So unless clearing brush and exploring are considered farming, we don’t really have a farm yet. That is an idea that we’ve put on a shelf and will visit later if we find something we’re interested in. If I won the lottery, I would rebuild the old mines and put a steam plant down there, turn it into a small outdoor museum of sorts. Mining in the Ozarks was the first thing that really brought a lot of outsiders to this area, it’s sort of the beginning of the modern history for Marion County and surrounding counties. Prior to mining, the population was very sparse and everyone just farmed to survive. The first mines were started by farmers who needed to make money in the winter when things were slower. It wasn’t until the discovery of large deposits of zinc and lead that we had a “gold rush” type event here that brought it lots of new faces and investments by large companies. If you aren’t familiar with Rush, and want to know a lot about mining here in the late 1800s/early 1900s, read up on Rush Arkansas on the Buffalo River. That was a legitimate boom town. Most of the other mines around here were more like camps.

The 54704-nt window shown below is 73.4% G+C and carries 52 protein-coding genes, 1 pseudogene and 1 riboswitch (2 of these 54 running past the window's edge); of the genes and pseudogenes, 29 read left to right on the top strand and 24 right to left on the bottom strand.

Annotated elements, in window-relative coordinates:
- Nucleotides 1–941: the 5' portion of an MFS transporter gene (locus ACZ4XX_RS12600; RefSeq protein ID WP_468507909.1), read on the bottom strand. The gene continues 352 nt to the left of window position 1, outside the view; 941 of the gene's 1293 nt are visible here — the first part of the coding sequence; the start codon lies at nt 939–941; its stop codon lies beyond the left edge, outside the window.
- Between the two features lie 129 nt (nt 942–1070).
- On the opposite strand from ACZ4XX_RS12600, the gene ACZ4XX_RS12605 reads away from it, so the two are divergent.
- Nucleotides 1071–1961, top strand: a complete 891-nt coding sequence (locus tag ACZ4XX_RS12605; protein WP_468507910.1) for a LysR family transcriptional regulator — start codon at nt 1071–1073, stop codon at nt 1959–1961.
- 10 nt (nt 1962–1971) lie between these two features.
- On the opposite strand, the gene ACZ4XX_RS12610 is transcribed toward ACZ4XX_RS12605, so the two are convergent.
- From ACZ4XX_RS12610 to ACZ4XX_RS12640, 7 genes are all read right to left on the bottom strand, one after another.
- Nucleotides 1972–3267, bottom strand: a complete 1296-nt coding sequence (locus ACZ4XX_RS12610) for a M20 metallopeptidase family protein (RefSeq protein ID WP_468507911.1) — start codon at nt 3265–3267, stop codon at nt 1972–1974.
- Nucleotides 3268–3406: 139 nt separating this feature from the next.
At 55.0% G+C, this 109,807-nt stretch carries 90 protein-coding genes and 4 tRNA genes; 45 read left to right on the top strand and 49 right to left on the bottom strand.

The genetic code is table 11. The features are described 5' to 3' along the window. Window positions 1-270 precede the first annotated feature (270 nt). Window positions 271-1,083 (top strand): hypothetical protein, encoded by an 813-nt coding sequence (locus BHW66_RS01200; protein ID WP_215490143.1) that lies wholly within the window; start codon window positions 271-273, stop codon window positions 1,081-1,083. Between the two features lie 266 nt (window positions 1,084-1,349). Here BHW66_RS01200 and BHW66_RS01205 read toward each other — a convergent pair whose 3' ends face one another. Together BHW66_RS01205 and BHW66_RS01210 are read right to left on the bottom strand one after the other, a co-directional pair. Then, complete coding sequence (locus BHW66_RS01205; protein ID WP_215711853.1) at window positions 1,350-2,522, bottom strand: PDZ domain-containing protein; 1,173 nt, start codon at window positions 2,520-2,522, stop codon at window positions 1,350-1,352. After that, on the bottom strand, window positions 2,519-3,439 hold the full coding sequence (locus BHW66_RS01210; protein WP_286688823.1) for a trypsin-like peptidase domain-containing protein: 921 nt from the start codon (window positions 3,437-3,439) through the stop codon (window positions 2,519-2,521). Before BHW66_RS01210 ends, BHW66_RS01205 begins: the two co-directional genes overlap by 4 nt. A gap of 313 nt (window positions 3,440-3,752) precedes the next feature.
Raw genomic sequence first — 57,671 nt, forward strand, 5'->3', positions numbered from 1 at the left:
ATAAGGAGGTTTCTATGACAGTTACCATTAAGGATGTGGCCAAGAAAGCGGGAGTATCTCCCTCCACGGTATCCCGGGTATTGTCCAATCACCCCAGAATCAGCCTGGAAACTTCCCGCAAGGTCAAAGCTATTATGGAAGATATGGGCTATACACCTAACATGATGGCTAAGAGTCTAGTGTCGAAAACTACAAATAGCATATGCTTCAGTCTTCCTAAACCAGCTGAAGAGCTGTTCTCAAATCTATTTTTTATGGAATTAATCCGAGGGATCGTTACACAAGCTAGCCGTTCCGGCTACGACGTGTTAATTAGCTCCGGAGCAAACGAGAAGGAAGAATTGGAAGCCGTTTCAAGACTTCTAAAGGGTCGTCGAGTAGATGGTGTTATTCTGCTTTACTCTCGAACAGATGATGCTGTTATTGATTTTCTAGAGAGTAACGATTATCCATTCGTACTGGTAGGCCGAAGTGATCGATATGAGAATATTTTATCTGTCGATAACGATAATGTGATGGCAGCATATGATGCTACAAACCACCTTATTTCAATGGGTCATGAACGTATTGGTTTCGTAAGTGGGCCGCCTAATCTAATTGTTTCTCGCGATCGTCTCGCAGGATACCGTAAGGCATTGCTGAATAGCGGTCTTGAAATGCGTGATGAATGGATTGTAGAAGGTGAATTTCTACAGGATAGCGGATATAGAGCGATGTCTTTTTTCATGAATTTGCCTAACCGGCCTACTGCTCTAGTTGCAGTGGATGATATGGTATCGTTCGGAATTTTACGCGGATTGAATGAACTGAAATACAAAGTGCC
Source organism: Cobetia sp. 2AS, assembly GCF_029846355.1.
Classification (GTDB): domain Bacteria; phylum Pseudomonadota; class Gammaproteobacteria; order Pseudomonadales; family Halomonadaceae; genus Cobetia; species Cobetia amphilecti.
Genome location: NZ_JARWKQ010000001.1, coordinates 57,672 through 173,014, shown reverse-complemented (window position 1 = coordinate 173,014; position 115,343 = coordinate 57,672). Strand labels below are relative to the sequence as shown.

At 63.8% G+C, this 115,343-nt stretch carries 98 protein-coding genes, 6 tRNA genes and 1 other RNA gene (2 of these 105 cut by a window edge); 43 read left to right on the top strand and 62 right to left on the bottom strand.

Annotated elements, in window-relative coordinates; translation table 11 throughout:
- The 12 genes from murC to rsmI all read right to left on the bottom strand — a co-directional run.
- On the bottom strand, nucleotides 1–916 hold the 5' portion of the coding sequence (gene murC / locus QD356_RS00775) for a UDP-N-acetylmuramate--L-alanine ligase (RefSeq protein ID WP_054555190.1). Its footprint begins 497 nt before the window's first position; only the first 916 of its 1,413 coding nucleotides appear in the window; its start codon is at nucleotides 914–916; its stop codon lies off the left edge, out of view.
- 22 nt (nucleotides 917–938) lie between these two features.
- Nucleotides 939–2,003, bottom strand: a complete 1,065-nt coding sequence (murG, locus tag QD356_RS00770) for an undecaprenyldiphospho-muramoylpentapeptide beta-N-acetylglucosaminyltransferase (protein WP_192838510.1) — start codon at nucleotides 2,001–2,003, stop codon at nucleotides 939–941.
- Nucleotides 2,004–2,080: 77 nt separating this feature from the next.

Thanks for reading! I’ll post more pictures and info about our land when I have more to report. It’s still new to us and we haven’t even begun to explore the NW 40 acres yet, so I’m sure there will be a lot more cool stuff in the future.